As an information security professional, a large portion of my work day is spent with vulnerability and patch management. So when I saw a security advisory addressing multiple vulnerabilities in both Symantec's Corporate Antivirus and Endpoint Security Solution products last June, I immediately investigated. You can read the security advisory here. I became concerned because other Vendors also use the Intel File Transfer service so I thought it be prudent to investigate.

I began looking around and noted that Tenable Network Solutions had a Nessus plugin. You can find the plugin here. So like any true geek with nothing to do on a Saturday evening, I began scanning. I was surprised at what I found.

The systems running the Intel File Transfer service from other vendors were not vulnerable but systems patched with Symantec 10.1 MR8 were still be vulnerable. The solution table in Symantec’s Advisory states that the issue with AMS2 was fixed in this version.

I contacted someone I knew at Tenable and asked for assistance in verifying the vulnerability. The plugin actually contains remote execution code but it is commented out by default. With instruction from Tenable I uncommented the cmd = "calc"; line in the NASL script and ran a nessusd -R to perform a reload of the Nessus Database. Sure enough, the next scan verified that cmd.exe would execute without authentication on the vulnerable machines.

So what gives? Is Symantec's advisory incorrect? Not entirely, although it may be misleading. This became a case of reading the fine print. Further down the advisory we find this information:

"AMS2 is installed by default with Symantec Antivirus Server 9.0. AMS2 is an optional component in Symantec Antivirus Server 10.0 or 10.1. These vulnerabilities will only impact systems if AMS has been installed."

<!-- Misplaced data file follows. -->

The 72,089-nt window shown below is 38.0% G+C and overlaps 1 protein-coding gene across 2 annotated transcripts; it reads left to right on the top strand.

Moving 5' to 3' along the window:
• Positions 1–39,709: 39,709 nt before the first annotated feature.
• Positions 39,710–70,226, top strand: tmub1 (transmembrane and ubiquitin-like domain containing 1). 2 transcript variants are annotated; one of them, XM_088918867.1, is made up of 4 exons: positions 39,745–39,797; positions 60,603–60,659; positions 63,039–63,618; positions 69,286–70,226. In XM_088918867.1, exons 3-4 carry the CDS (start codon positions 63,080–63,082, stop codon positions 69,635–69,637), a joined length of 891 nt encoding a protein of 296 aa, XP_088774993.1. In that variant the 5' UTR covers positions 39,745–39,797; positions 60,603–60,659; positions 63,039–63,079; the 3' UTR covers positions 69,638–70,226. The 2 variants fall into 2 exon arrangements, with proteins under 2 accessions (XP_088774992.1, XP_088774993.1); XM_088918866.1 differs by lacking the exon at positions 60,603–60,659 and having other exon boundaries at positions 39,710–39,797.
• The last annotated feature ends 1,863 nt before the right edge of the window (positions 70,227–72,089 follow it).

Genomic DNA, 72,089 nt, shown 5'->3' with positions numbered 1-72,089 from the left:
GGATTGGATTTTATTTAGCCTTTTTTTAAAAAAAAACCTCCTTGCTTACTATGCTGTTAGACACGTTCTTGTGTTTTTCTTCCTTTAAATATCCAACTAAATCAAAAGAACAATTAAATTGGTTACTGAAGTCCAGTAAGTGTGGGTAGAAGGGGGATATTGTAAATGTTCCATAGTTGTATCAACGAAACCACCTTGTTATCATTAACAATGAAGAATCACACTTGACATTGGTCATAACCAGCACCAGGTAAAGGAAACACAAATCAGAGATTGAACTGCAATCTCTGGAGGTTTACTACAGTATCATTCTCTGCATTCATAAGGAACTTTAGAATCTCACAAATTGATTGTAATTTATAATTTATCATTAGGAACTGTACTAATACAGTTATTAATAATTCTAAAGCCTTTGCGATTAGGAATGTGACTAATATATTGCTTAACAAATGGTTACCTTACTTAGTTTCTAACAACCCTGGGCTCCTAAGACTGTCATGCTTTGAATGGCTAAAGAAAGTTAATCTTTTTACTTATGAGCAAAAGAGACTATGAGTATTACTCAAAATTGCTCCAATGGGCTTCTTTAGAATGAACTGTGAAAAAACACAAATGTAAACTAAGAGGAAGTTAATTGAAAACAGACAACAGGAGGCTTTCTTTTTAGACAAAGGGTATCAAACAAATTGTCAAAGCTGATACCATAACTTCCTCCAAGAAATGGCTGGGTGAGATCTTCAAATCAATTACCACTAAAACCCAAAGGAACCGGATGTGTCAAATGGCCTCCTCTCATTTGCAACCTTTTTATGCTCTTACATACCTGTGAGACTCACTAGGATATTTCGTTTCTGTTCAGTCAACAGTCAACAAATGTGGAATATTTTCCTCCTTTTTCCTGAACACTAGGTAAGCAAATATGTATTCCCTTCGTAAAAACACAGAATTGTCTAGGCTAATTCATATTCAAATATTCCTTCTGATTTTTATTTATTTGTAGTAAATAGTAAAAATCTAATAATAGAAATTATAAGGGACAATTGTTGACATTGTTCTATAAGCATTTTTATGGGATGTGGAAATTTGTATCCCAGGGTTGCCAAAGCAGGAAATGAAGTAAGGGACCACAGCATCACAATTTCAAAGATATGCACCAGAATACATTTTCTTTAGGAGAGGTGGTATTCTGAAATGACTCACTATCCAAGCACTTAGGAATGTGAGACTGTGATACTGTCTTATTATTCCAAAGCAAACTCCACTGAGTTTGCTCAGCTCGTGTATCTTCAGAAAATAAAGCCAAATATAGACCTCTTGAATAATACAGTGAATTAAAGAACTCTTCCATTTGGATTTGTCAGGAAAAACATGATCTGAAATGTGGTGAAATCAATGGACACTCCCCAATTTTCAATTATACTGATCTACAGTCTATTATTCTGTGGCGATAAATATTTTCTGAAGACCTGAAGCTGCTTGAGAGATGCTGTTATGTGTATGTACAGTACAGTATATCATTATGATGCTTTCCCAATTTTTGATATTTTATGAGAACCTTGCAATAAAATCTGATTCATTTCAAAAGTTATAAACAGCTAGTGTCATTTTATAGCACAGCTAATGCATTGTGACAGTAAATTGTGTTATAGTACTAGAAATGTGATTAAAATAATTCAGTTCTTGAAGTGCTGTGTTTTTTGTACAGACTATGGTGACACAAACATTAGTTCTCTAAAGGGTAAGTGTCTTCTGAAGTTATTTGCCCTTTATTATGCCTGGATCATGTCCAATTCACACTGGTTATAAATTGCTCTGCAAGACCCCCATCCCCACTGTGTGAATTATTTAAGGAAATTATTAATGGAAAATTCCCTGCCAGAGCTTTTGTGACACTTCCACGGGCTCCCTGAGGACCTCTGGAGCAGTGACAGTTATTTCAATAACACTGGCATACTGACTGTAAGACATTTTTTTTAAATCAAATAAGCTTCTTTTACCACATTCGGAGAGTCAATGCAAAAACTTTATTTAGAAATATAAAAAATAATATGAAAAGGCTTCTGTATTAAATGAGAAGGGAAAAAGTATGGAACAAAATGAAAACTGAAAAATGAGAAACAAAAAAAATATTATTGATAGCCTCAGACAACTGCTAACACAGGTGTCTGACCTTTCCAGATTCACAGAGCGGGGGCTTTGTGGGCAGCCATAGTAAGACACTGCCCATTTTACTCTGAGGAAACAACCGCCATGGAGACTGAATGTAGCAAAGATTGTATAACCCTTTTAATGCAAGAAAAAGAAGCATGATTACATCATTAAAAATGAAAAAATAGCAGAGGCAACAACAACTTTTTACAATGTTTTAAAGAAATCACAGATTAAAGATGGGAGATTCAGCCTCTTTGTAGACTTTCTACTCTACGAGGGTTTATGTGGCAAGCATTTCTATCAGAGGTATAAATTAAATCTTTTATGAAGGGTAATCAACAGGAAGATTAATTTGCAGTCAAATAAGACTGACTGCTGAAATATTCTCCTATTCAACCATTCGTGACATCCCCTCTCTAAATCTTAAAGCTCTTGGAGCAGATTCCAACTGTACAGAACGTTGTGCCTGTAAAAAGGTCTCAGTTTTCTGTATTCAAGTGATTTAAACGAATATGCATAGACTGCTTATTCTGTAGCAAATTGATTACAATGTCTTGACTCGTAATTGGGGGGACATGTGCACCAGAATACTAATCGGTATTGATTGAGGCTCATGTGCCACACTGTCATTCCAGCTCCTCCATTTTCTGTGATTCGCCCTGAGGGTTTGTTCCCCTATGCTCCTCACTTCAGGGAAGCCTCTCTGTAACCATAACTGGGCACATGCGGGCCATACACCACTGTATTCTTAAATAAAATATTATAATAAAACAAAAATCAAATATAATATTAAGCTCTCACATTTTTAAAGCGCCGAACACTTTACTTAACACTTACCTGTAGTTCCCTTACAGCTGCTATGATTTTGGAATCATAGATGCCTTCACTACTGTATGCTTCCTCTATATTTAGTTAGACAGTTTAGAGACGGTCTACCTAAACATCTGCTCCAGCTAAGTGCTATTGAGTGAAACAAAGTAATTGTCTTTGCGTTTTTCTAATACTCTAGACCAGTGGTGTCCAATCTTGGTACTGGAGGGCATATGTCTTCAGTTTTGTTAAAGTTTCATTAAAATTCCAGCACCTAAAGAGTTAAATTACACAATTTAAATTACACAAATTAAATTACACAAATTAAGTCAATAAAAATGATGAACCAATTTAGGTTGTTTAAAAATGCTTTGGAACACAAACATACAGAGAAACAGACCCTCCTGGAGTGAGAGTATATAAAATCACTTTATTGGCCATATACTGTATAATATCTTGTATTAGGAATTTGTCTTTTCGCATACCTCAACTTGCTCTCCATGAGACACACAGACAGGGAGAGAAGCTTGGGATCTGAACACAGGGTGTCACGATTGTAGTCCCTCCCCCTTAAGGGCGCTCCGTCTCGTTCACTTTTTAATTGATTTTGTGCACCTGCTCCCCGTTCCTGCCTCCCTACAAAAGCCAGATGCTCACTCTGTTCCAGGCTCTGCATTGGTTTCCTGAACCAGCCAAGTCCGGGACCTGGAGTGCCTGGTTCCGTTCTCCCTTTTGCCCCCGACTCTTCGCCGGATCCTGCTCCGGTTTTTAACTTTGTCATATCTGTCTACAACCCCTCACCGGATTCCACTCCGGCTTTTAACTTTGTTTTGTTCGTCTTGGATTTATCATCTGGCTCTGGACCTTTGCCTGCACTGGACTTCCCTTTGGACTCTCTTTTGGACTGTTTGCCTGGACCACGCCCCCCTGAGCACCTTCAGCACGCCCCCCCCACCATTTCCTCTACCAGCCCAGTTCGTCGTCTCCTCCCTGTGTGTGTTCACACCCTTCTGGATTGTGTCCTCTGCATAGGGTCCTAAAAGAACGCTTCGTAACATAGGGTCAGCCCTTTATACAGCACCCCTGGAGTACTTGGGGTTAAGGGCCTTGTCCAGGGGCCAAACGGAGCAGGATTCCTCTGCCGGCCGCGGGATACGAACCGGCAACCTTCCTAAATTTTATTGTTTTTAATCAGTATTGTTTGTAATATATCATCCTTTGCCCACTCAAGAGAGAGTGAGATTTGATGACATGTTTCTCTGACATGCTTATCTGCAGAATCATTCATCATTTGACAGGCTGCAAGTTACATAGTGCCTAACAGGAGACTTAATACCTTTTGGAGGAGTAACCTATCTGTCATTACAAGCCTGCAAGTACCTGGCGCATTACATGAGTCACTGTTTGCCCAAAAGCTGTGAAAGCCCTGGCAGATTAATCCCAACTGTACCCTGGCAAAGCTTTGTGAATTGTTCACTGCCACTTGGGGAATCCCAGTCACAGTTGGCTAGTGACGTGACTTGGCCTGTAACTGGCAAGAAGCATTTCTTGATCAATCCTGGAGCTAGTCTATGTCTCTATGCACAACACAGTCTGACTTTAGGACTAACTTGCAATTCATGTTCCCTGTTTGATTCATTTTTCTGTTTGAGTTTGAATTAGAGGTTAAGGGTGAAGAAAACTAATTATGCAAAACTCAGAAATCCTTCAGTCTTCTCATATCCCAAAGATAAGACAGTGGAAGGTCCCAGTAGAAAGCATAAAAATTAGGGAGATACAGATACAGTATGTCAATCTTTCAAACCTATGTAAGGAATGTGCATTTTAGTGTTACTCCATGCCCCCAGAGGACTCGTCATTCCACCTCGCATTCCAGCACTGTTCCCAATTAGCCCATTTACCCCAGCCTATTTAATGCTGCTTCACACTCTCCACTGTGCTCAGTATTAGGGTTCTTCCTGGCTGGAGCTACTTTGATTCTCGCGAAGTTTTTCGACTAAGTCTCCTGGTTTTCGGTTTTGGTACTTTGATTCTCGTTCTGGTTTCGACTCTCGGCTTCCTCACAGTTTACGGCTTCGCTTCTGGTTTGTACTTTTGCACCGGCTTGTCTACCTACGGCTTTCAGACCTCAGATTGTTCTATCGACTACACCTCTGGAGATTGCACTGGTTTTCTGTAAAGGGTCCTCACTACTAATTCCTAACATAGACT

And further down, under mitigation section:

"Reporting has replaced AMS2 as the recommended method of alerting. Symantec Endpoint Protection Central Quarantine Server 11.0 MR3 and later no longer include AMS2. Symantec recommends that customers who are still using AMS2 switch to Reporting to manage alerts in their environments. If the customer is unable to switch to reporting immediately then Symantec recommends that the customer either disables AMS2 as a temporary mitigation or completely uninstall AMS2."

All the systems vulnerable had all been upgraded from an earlier version of Symantec Antivirus Corporate Edition 9.X. During the remote upgrade process there seemed to be no way to specify if AMS2 was to be installed or not. Symantec support seemed unable to instruct me on how to remove or disable AMS2 from the affected systems and I have spent the last several months trying to get them to change the advisory so that the solution table listed at the top of the document noted this tidbit at the bottom. To say the least I have not been successful in this endeavor and feel a bit frustrated. Although the Sales Executive has been nice enough to try and sell me their Endpoint Protection v11 product and recommended I start with a fresh install.

If you do want to mitigate the vulnerability, I determined disabling the Intel File Transfer service works well and does not seem interfere with my configuration. I recommend you test this in your own environment however.

So Lessons Learned:

Read Security Advisories carefully.
Scanning is an important part of any vulnerability management plan.
Manage your expectations when dealing with vendors.

Updated December 29, 2009

Posted two updates on the release of the POC for this vulnerability and a report of the exploit being used in the wild by SANS ISC.